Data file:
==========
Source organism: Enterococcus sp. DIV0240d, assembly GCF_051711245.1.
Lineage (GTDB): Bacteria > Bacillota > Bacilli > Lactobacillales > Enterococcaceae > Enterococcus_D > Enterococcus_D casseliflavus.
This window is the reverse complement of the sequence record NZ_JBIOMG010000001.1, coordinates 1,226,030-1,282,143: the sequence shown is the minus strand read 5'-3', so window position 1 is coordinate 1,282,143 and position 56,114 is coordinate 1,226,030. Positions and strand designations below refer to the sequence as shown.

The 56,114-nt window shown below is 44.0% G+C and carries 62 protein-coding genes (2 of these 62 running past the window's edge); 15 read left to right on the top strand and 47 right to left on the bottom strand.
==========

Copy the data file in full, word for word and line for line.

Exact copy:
Source organism: Enterococcus sp. DIV0240d, assembly GCF_051711245.1.
Lineage (GTDB): Bacteria > Bacillota > Bacilli > Lactobacillales > Enterococcaceae > Enterococcus_D > Enterococcus_D casseliflavus.
This window is the reverse complement of the sequence record NZ_JBIOMG010000001.1, coordinates 1,226,030-1,282,143: the sequence shown is the minus strand read 5'-3', so window position 1 is coordinate 1,282,143 and position 56,114 is coordinate 1,226,030. Positions and strand designations below refer to the sequence as shown.

The 56,114-nt window shown below is 44.0% G+C and carries 62 protein-coding genes (2 of these 62 running past the window's edge); 15 read left to right on the top strand and 47 right to left on the bottom strand.